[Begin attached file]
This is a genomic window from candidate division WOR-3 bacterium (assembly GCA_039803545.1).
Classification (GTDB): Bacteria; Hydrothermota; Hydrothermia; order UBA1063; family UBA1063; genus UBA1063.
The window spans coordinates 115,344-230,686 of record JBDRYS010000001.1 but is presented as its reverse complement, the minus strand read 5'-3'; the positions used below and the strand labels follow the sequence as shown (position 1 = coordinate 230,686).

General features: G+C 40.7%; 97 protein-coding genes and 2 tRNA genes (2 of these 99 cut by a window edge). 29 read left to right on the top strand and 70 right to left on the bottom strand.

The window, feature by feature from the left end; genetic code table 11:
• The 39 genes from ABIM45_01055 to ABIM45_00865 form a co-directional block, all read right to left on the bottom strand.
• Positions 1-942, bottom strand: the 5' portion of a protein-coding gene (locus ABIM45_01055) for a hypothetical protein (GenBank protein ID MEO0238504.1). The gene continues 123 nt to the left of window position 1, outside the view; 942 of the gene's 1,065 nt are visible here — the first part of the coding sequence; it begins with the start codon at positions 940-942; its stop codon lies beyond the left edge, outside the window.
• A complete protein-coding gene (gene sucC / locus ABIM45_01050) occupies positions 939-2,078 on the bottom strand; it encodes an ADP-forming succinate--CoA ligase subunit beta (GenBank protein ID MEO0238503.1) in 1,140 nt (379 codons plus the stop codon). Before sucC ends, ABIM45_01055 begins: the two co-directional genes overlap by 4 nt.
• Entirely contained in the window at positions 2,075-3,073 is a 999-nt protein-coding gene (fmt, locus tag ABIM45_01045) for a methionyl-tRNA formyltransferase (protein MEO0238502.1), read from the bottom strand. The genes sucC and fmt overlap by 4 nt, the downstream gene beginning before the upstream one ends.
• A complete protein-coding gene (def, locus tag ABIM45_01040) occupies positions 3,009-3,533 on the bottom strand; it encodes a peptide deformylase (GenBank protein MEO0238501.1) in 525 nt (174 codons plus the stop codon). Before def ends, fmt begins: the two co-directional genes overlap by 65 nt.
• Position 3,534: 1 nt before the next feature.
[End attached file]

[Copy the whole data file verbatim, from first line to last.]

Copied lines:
This is a genomic window from candidate division WOR-3 bacterium (assembly GCA_039803545.1).
Classification (GTDB): Bacteria; Hydrothermota; Hydrothermia; order UBA1063; family UBA1063; genus UBA1063.
The window spans coordinates 115,344-230,686 of record JBDRYS010000001.1 but is presented as its reverse complement, the minus strand read 5'-3'; the positions used below and the strand labels follow the sequence as shown (position 1 = coordinate 230,686).

General features: G+C 40.7%; 97 protein-coding genes and 2 tRNA genes (2 of these 99 cut by a window edge). 29 read left to right on the top strand and 70 right to left on the bottom strand.

The window, feature by feature from the left end; genetic code table 11:
• The 39 genes from ABIM45_01055 to ABIM45_00865 form a co-directional block, all read right to left on the bottom strand.
• Positions 1-942, bottom strand: the 5' portion of a protein-coding gene (locus ABIM45_01055) for a hypothetical protein (GenBank protein ID MEO0238504.1). The gene continues 123 nt to the left of window position 1, outside the view; 942 of the gene's 1,065 nt are visible here — the first part of the coding sequence; it begins with the start codon at positions 940-942; its stop codon lies beyond the left edge, outside the window.
• A complete protein-coding gene (gene sucC / locus ABIM45_01050) occupies positions 939-2,078 on the bottom strand; it encodes an ADP-forming succinate--CoA ligase subunit beta (GenBank protein ID MEO0238503.1) in 1,140 nt (379 codons plus the stop codon). Before sucC ends, ABIM45_01055 begins: the two co-directional genes overlap by 4 nt.
• Entirely contained in the window at positions 2,075-3,073 is a 999-nt protein-coding gene (fmt, locus tag ABIM45_01045) for a methionyl-tRNA formyltransferase (protein MEO0238502.1), read from the bottom strand. The genes sucC and fmt overlap by 4 nt, the downstream gene beginning before the upstream one ends.
• A complete protein-coding gene (def, locus tag ABIM45_01040) occupies positions 3,009-3,533 on the bottom strand; it encodes a peptide deformylase (GenBank protein MEO0238501.1) in 525 nt (174 codons plus the stop codon). Before def ends, fmt begins: the two co-directional genes overlap by 65 nt.
• Position 3,534: 1 nt before the next feature.